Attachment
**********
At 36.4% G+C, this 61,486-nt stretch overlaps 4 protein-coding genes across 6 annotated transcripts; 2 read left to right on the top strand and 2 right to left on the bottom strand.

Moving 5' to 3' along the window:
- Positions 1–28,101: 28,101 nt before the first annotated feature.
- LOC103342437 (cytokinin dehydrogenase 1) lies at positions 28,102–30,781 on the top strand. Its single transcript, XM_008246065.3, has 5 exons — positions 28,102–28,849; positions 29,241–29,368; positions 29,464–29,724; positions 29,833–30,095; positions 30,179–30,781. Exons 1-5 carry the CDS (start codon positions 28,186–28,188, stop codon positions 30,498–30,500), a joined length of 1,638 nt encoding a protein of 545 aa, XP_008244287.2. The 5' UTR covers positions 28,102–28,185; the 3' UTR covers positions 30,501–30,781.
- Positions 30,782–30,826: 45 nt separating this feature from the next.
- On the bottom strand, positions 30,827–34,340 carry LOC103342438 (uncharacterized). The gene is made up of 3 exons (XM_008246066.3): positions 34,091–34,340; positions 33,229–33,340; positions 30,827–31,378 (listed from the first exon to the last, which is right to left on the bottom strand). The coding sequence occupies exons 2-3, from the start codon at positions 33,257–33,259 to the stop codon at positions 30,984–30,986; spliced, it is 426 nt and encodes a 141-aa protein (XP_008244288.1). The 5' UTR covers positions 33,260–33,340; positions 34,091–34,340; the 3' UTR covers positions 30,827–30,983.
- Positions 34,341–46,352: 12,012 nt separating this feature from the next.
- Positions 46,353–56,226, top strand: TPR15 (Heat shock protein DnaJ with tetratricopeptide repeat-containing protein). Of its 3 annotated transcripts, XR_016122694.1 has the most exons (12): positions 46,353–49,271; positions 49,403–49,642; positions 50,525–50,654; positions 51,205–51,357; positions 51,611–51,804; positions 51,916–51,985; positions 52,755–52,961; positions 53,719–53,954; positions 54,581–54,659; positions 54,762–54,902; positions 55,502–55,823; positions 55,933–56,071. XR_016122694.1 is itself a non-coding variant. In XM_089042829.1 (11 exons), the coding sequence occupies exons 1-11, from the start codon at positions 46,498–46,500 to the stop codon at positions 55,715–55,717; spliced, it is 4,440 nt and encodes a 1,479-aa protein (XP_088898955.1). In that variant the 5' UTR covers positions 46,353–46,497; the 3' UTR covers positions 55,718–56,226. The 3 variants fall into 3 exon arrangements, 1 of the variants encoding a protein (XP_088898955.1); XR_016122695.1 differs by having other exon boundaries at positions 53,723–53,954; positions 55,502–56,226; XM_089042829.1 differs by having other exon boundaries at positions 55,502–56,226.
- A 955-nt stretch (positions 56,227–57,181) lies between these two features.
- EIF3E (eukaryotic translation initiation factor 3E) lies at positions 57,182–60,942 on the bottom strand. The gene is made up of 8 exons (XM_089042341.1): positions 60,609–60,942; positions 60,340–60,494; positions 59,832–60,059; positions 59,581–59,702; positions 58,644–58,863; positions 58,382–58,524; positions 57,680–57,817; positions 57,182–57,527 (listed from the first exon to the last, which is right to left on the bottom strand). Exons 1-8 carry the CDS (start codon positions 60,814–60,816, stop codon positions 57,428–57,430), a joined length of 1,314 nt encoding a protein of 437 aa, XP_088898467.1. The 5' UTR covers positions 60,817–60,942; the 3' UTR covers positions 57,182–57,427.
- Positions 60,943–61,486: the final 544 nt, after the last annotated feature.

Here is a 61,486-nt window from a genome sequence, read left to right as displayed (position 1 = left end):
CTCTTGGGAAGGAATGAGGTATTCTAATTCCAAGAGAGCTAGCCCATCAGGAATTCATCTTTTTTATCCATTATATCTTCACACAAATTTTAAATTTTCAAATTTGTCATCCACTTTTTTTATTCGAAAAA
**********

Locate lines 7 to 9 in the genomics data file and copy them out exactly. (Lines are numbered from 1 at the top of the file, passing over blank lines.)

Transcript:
- Positions 34,341–46,352: 12,012 nt separating this feature from the next.
- Positions 46,353–56,226, top strand: TPR15 (Heat shock protein DnaJ with tetratricopeptide repeat-containing protein). Of its 3 annotated transcripts, XR_016122694.1 has the most exons (12): positions 46,353–49,271; positions 49,403–49,642; positions 50,525–50,654; positions 51,205–51,357; positions 51,611–51,804; positions 51,916–51,985; positions 52,755–52,961; positions 53,719–53,954; positions 54,581–54,659; positions 54,762–54,902; positions 55,502–55,823; positions 55,933–56,071. XR_016122694.1 is itself a non-coding variant. In XM_089042829.1 (11 exons), the coding sequence occupies exons 1-11, from the start codon at positions 46,498–46,500 to the stop codon at positions 55,715–55,717; spliced, it is 4,440 nt and encodes a 1,479-aa protein (XP_088898955.1). In that variant the 5' UTR covers positions 46,353–46,497; the 3' UTR covers positions 55,718–56,226. The 3 variants fall into 3 exon arrangements, 1 of the variants encoding a protein (XP_088898955.1); XR_016122695.1 differs by having other exon boundaries at positions 53,723–53,954; positions 55,502–56,226; XM_089042829.1 differs by having other exon boundaries at positions 55,502–56,226.
- A 955-nt stretch (positions 56,227–57,181) lies between these two features.